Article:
Beginning this fall, all young girls entering the 6th grade in Virginia schools are "required" to have been vaccinated with the controversial HPV vaccine, Gardasil. However, there is an "opt-out" provision which allows parents to reject the vaccine for their daughters.
Just last week, two new reports were published in the Journal of the American Medical Association (JAMA) which have set off much debate over the safety of this drug that is supposed to protect young girls.
According to one report, it seems Merck minimized the sexual tranmission of HPV and overemphasized the risk of cervical cancer to adolescents. Merck's marketing scheme issued broad statements warning that all women are at risk of cervical cancer.
However, nearly all cervical cancer is known to be caused by HPV, which is a sexually transmitted disease (i.e., transmission is primarily through sexual contact with an infected person). It includes over 100 viral strains, about 40 of which cause genital infections. Of those 40, there are at least 18 viral strains known to be "high-risk" cancer-causing strains.
Gardasil contains only two of those high-risk cancer-causing strains and two of the low-risk strains that cause genital warts. Unfortunately, the message young women may perceive is that if they are vaccinated they will be protected against all cervical cancer. This is just one of many growing concerns about this vaccine and its misleading advertising.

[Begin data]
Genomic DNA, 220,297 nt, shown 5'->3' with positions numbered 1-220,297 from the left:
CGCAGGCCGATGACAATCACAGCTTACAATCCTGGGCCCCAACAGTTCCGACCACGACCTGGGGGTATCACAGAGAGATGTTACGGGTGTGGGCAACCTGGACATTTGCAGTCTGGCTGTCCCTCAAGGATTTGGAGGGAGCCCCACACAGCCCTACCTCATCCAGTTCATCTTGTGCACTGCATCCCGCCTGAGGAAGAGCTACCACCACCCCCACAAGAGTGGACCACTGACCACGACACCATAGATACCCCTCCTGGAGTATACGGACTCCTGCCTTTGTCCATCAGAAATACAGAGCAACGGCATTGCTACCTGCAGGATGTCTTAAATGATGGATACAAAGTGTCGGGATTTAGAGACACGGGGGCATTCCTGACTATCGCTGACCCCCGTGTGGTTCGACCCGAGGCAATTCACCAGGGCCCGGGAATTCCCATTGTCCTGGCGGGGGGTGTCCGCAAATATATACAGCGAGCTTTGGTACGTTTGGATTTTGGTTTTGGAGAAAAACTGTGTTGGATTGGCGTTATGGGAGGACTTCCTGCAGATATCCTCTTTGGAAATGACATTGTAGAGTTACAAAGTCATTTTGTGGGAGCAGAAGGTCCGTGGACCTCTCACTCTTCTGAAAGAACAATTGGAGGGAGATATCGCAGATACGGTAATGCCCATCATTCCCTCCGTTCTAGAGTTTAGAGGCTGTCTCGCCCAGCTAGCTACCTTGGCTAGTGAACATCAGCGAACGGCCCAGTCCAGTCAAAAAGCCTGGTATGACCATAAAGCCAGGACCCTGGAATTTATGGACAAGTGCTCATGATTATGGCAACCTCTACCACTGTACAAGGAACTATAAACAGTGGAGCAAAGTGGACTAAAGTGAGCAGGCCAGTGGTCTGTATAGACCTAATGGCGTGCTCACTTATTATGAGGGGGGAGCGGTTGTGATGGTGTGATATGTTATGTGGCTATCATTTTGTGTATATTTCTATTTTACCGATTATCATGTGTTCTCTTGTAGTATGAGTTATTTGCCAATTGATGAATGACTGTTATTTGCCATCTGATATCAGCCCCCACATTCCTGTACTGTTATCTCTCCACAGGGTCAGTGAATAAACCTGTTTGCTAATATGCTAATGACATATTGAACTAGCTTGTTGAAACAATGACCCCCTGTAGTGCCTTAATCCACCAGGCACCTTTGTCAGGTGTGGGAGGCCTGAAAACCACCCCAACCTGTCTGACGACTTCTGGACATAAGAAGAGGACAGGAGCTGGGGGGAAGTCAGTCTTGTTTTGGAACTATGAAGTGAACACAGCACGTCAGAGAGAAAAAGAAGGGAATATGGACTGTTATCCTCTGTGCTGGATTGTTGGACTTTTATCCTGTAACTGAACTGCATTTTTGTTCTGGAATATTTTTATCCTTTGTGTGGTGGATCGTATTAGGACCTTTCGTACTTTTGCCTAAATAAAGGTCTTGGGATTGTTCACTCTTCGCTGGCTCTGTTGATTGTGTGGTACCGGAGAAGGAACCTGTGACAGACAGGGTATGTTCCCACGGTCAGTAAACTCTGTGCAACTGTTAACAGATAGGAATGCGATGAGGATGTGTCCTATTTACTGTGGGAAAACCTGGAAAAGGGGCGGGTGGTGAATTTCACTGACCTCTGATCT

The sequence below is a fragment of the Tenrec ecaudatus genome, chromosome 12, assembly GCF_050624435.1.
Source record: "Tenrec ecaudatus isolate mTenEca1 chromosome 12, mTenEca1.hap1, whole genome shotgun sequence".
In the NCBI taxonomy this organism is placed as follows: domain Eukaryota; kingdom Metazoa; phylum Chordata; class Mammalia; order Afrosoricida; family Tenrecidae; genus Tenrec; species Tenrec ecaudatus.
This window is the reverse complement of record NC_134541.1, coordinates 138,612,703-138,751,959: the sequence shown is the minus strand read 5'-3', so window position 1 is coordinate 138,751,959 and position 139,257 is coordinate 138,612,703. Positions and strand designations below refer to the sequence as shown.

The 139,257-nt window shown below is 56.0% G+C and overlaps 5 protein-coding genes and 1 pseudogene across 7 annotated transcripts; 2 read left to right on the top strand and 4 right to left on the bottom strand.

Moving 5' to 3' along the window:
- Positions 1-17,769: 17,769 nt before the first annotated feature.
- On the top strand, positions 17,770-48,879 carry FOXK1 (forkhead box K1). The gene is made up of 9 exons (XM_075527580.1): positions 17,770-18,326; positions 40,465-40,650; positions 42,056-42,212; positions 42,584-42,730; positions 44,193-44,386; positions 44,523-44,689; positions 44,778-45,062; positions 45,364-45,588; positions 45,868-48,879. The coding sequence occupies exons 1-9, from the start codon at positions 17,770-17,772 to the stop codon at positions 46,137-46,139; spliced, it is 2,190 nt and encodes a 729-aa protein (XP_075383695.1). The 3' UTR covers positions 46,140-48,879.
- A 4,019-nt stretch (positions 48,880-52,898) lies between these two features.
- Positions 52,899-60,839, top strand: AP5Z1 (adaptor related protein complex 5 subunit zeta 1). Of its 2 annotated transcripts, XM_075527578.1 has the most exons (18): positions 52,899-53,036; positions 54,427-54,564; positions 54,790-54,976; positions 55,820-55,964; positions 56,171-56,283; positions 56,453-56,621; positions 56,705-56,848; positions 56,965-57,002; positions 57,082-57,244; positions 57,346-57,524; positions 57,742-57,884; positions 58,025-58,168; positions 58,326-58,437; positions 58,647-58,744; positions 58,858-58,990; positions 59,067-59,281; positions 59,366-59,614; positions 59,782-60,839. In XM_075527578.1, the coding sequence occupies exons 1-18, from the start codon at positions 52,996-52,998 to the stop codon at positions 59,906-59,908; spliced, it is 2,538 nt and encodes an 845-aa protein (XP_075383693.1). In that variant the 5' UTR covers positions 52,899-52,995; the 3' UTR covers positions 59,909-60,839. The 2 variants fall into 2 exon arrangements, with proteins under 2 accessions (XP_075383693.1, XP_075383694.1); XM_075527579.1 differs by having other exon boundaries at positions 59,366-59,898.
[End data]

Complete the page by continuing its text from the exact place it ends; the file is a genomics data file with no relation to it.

Another report claims there have been 32 deaths linked to Gardasil. However, the study included only adverse events reported through December 31, 2008. Since then, there have been even more deaths, increasing the known total to 48 Gardasil-linked deaths. Other adverse events linked to Gardasil are blood clots, autoimmune disorders, neurological disorders, Gullaine Barr Syndrome, and 2 reported cases of Lou Gehrig's disease.
While the CDC, FDA and Merck are still affirming Gardasil's safety, many are calling for further investigations looking into the cause of these deaths, as well as the other adverse events and their link to Gardasil.
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